New guidelines have been drawn up to help Canadian physicians gain understanding of the appropriate use of opioids for chronic noncancer pain (CNCP). The purpose of these new guidelines is to address the undertreatment of chronic pain and the burgeoning issue of opioid medication misuse.
The guideline was developed through a collaborative effort of various medical bodies in Canada and can be seen online at: http://nationalpaincentre.mcmaster.ca/opioid/ “Canadian physicians asked for clear, evidence-based guidance to safely manage opioid treatment for patients with [CNCP],” said Andrea D. Furlan, MD, PhD, who is affiliated with the University of Toronto in Ontario. “The Canadian Guideline provides 24 recommendations based on evidence and consensus of experts, although it is not a policy or a standard of practice,” she explained.
Dr. Furlan says that physicians are afraid to prescribe opioids because they are fearful of complications, adverse events, overdose, addiction, and possible misuse. However, Furlan states that if patients are given proper instructions and physicians monitor patients with care, these issues should not arise. The guideline acts as a resource for doctors and dispenses all the advice they need concerning the issue of opioid medications.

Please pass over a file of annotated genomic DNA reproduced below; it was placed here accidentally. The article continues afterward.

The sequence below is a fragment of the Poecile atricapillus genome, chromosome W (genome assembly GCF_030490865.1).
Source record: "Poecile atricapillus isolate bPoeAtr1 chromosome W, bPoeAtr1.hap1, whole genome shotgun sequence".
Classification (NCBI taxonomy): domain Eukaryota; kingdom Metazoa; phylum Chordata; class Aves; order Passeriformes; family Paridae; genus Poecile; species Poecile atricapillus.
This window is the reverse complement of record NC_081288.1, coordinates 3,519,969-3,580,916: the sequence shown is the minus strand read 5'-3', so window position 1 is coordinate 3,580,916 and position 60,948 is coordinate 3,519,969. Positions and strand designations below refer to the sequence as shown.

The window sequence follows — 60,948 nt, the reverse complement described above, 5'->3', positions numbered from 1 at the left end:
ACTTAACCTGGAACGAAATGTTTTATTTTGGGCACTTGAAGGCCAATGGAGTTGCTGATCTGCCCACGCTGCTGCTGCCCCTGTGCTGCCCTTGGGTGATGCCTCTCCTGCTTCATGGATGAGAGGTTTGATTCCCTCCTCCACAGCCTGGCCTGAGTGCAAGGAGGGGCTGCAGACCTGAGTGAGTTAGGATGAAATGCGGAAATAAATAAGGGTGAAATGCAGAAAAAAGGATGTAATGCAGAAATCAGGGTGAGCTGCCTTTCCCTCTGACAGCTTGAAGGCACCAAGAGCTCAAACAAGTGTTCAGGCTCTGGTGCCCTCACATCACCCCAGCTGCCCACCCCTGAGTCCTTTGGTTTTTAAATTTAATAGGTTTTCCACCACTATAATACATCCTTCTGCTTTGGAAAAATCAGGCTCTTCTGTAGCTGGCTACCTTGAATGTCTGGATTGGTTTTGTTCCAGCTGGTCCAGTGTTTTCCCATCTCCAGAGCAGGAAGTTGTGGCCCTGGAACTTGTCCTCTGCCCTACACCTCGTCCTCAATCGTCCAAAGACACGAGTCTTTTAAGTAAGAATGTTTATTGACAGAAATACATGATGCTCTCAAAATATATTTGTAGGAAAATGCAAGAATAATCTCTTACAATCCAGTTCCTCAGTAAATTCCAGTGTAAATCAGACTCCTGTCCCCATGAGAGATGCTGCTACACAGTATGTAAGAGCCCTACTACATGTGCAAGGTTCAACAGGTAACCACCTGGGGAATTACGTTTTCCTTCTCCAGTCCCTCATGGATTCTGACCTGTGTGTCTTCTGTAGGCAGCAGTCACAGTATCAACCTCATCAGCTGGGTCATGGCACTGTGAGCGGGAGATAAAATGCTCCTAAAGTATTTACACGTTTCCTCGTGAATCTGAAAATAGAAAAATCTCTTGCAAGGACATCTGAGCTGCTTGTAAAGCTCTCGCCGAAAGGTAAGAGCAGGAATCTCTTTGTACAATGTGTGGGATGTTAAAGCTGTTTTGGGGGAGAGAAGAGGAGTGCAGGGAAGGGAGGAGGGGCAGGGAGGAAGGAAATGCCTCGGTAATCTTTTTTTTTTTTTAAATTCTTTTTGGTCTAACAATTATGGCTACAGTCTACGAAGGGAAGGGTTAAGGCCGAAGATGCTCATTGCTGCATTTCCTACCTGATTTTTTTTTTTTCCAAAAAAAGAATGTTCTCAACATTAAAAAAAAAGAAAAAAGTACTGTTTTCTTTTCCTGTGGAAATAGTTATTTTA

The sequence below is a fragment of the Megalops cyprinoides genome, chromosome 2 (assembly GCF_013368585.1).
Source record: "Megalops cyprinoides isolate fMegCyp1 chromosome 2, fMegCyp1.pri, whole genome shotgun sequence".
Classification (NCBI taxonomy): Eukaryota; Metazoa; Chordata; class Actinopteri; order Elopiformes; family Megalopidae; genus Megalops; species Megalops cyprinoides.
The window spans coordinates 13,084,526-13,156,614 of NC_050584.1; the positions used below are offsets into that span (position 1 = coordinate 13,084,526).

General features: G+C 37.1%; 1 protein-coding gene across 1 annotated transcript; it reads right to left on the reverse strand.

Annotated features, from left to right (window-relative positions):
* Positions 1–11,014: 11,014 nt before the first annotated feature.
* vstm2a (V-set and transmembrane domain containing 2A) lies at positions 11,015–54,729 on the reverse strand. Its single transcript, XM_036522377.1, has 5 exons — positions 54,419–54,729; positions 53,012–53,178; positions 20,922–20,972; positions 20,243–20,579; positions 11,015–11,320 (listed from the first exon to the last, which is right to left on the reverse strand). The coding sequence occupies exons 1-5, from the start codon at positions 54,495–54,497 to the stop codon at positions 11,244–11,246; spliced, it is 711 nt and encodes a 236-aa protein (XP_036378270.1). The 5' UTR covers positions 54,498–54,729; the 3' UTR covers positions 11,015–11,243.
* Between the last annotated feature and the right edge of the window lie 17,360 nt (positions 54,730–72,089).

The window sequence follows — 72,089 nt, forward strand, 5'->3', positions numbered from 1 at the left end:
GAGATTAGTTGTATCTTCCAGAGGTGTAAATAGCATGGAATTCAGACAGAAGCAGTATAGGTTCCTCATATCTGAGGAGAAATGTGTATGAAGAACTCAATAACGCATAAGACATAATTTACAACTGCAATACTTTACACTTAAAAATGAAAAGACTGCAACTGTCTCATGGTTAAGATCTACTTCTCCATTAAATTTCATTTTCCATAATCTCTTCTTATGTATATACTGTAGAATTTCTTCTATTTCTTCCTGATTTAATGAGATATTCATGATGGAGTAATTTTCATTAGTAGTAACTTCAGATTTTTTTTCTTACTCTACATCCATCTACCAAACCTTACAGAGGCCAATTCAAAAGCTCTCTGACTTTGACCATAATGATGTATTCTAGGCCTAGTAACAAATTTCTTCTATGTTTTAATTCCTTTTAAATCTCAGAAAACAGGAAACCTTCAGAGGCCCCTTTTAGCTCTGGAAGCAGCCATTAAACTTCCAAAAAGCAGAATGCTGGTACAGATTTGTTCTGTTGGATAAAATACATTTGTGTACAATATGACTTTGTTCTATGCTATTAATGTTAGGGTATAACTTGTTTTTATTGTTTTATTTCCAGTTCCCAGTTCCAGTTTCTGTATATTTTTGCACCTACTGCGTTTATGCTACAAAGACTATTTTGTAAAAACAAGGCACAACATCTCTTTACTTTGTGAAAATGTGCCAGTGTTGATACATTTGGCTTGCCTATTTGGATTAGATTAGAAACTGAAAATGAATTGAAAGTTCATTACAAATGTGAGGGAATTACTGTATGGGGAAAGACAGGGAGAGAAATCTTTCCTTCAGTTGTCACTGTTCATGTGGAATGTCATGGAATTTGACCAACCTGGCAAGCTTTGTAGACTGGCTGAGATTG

The derivation of the guideline is found in a review of 184 research studies which helped suggest appropriate recommendations for opioid use. The Canadian Opioid Guideline specifies four questions a physician should consider before prescribing opioids to patients with CNCP:
“*What should I do before writing a prescription for opioids?
*How do I titrate the dosage of opioids?
*What should I do to ensure patient safety?
*When do I stop a patient’s opioid therapy?”
These questions are answered through a series of 24 recommendations grouped into five sections. The guideline follows two similar efforts which were published in the United States. Furlan says that the Canadian guideline doesn’t contain all the recommendations that are in the guideline produced by the American Pain Society/American Academy of Pain Medicine. The additional American recommendations include advice on treating breakthrough pain, how to manage adverse effects, when to choose short over long-acting medications, advice on methadone, and practical knowledge relating to state laws.
An article about the guidelines which appeared in the Canadian Medical Association Journal described some gaps in what the medical community knows about opioid use for noncancer pain. The article states that more studies need be done, “on the treatment of fibromyalgia pain and chronic headache with opioids other than tramadol, and no useful literature exists on opioid treatment for chronic visceral pain,” explained the authors of the article.